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Syed Reza
1463252921483 | NOTE

Fetch Default Internal IP Address

Suppose for example that you want the internal IP address of your default interface. There are many ways to go about this, here is one that I currently use and find to be useful. Note, it may be useful to write a series of wrappers for unix commands which strictly outputs things in json or any other machine-friendly format.

Parsing Output from ifconfig

The output from ifconfig is not in a particularly machine-friendly format, like json or yaml. Let's take a look at what output from ifconfig might look like.

Output From ifconfig:

eno1: flags=4099<UP,BROADCAST,MULTICAST>  mtu 1500
        ether xx:xx:xx:xx:xx:xx  txqueuelen 1000  (Ethernet)
        RX packets 0  bytes 0 (0.0 B)
        RX errors 0  dropped 0  overruns 0  frame 0
        TX packets 0  bytes 0 (0.0 B)
        TX errors 0  dropped 0 overruns 0  carrier 0  collisions 0

lo: flags=73<UP,LOOPBACK,RUNNING>  mtu 65536
        inet 127.0.0.1  netmask 255.0.0.0
        inet6 ::1  prefixlen 128  scopeid 0x10<host>
        loop  txqueuelen 1  (Local Loopback)
        RX packets 18212  bytes 22941391 (21.8 MiB)
        RX errors 0  dropped 0  overruns 0  frame 0
        TX packets 18212  bytes 22941391 (21.8 MiB)
        TX errors 0  dropped 0 overruns 0  carrier 0  collisions 0

wlo1: flags=4163<UP,BROADCAST,RUNNING,MULTICAST>  mtu 1500
        inet 192.168.0.4  netmask 255.255.255.0  broadcast 192.168.0.255
        inet6 xxxx:xxxx:xxxx:xxxx:xxxx:xxxx:xxxx:xxxx  prefixlen 64  scopeid 0x0<global>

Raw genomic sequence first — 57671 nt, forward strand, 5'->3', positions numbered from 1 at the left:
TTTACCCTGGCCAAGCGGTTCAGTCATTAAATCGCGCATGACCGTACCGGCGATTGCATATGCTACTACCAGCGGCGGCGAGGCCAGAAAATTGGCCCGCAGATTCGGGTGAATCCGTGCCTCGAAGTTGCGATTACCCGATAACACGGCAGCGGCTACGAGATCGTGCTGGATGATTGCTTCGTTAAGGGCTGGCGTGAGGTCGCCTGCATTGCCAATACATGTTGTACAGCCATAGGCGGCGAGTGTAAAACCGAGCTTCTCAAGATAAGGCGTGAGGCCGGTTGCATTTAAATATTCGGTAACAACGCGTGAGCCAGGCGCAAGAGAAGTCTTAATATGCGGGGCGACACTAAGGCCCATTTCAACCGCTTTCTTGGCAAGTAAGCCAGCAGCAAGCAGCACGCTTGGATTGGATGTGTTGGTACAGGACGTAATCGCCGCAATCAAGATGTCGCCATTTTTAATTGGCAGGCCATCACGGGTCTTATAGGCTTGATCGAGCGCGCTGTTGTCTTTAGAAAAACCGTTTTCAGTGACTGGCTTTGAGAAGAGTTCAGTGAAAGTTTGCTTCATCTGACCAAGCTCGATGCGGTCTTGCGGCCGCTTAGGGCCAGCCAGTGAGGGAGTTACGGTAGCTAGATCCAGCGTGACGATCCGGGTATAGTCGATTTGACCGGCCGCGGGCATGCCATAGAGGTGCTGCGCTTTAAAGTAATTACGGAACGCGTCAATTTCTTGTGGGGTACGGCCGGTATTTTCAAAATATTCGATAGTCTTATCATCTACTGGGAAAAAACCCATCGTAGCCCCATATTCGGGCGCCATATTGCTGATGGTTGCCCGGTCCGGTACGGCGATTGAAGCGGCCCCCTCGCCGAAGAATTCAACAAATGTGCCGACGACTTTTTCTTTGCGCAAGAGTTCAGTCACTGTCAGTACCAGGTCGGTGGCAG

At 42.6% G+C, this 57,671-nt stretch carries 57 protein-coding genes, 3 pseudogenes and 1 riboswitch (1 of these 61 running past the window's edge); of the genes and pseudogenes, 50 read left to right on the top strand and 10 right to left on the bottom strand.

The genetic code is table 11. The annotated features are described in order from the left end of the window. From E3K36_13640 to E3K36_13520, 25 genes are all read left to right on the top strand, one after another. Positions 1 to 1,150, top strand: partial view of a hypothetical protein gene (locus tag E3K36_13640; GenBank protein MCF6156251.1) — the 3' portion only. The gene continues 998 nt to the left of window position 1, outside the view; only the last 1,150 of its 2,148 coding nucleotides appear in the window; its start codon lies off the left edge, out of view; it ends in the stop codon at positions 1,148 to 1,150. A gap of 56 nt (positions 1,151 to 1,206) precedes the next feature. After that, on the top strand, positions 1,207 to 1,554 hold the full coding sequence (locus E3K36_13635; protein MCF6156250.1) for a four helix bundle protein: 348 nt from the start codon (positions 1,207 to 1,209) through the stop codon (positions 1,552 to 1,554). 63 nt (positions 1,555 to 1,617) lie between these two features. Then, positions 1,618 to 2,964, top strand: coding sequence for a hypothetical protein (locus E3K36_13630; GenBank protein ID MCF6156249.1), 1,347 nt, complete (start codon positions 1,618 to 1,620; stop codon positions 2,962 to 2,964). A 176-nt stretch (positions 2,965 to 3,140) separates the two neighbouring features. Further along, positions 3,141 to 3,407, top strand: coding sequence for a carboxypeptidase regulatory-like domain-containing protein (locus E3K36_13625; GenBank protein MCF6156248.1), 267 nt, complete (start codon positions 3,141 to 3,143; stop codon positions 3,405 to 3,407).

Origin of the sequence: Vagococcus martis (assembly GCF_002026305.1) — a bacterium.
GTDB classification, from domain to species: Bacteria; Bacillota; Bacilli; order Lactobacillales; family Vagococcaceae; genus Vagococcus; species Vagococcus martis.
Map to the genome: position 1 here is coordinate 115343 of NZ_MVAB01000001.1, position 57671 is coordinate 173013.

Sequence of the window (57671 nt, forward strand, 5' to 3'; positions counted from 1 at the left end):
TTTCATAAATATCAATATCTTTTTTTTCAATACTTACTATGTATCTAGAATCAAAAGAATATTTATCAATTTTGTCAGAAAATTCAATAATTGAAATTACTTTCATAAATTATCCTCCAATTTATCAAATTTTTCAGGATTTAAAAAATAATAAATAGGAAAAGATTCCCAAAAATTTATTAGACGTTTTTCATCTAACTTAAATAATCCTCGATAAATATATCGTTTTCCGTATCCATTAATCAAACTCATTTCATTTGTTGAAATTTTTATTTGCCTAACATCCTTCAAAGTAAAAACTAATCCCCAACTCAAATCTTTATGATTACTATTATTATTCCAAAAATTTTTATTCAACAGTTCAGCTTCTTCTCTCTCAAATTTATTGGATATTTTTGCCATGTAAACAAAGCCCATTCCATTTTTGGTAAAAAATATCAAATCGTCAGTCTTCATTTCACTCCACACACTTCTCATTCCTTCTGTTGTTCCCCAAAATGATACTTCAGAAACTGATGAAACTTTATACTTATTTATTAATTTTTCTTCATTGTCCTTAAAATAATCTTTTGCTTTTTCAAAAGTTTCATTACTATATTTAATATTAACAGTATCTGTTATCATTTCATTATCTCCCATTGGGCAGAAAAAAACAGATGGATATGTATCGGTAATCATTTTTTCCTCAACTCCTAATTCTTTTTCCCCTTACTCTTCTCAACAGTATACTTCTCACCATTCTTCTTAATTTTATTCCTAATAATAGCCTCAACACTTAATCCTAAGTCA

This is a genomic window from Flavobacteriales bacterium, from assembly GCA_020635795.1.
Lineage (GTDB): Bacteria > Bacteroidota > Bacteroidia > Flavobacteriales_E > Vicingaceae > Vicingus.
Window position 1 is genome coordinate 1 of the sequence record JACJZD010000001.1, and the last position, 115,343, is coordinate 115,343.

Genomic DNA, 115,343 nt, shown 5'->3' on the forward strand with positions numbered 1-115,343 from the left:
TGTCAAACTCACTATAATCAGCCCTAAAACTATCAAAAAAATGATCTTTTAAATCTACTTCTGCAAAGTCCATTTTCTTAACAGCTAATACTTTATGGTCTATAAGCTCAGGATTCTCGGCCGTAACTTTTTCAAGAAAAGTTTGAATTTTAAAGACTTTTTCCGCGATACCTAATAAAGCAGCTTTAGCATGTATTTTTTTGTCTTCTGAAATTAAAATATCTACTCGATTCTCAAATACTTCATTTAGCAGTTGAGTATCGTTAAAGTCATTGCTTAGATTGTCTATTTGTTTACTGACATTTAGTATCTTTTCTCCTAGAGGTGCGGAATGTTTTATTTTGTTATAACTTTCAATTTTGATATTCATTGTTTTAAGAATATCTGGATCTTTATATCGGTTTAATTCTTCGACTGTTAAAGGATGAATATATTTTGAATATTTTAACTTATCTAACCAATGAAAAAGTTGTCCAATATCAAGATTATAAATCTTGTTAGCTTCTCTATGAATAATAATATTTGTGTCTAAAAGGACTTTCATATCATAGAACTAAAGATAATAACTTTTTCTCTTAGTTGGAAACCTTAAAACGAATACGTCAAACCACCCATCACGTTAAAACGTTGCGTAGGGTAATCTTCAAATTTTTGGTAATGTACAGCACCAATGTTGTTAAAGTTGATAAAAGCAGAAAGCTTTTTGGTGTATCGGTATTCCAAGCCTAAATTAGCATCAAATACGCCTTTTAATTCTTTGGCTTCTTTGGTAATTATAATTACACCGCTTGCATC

inet6 xxxx::xxx:xxxx:xxxx:xxxx  prefixlen 64  scopeid 0x20<link>
        ether xx:xx:xx:xx:xx:xx  txqueuelen 1000  (Ethernet)
        RX packets 119400  bytes 67832986 (64.6 MiB)
        RX errors 0  dropped 0  overruns 0  frame 0
        TX packets 89166  bytes 24200211 (23.0 MiB)
        TX errors 0  dropped 0 overruns 0  carrier 0  collisions 0

Not very machine friendly, but easily parsed. So let's parse it. We will only look at the blocks that have inet address.

#!/usr/bin/env ruby
ifconfig = `ifconfig |grep -B1 'inet '`.split("\n--\n").inject({}) do |s, e| 
  f=e.split("\n");s[f[0][/^\w+/]] = f[1][/\d+\.\d+\.\d+\.\d+/];s
end

This is a bit verbose, and yes we could possibly avoid the pipe to grep, but let's keep going. What we have now is a hash that looks like this:

{"lo"=>"127.0.0.1", "wlo1"=>"192.168.0.4"}

Now all we have to do is get our default interface. This can be accomplished by parsing the output of route as follows:

Ruby Script Continued:

cols = [:destination, :gateway, :genmask, :flags, :metric, :ref, :use, :iface];
route = `route`.split("\n").drop(2).inject({}) do |s, e| 
  e.strip; f=e.split(/\s+/);
  s[f[0]] = f.each_with_index.inject({}) {|s, (e,i)| s[cols[i]]=e;s}
  s;
end

What this gives us is another hash, which looks like this:

{"default"=>
  {:destination=>"default",
   :gateway=>"gateway",
   :genmask=>"0.0.0.0",
   :flags=>"UG",
   :metric=>"303",
   :ref=>"0",
   :use=>"0",
   :iface=>"wlo1"},
 "192.168.0.0"=>
  {:destination=>"192.168.0.0",
   :gateway=>"*",
   :genmask=>"255.255.255.0",
   :flags=>"U",
   :metric=>"303",
   :ref=>"0",
   :use=>"0",
   :iface=>"wlo1"}}

At this point we have everything required to output the internal IP of the default interface:

puts ifconfig[route["default"][:iface]]

All Together Now

#!/usr/bin/env ruby

ifconfig = `ifconfig |grep -B1 'inet '`.split("\n--\n").inject({}) do |s, e| 
  f=e.split("\n");s[f[0][/^\w+/]] = f[1][/\d+\.\d+\.\d+\.\d+/];s
end

cols = [:destination, :gateway, :genmask, :flags, :metric, :ref, :use, :iface];
route = `route`.split("\n").drop(2).inject({}) do |s, e| 
  e.strip; f=e.split(/\s+/);
  s[f[0]] = f.each_with_index.inject({}) {|s, (e,i)| s[cols[i]]=e;s}
  s;
end

puts ifconfig[route["default"][:iface]]

Caveat

This likely not a good way to do this. Here are a bunch of shorter alternatives as answered on unix.stackexchange.com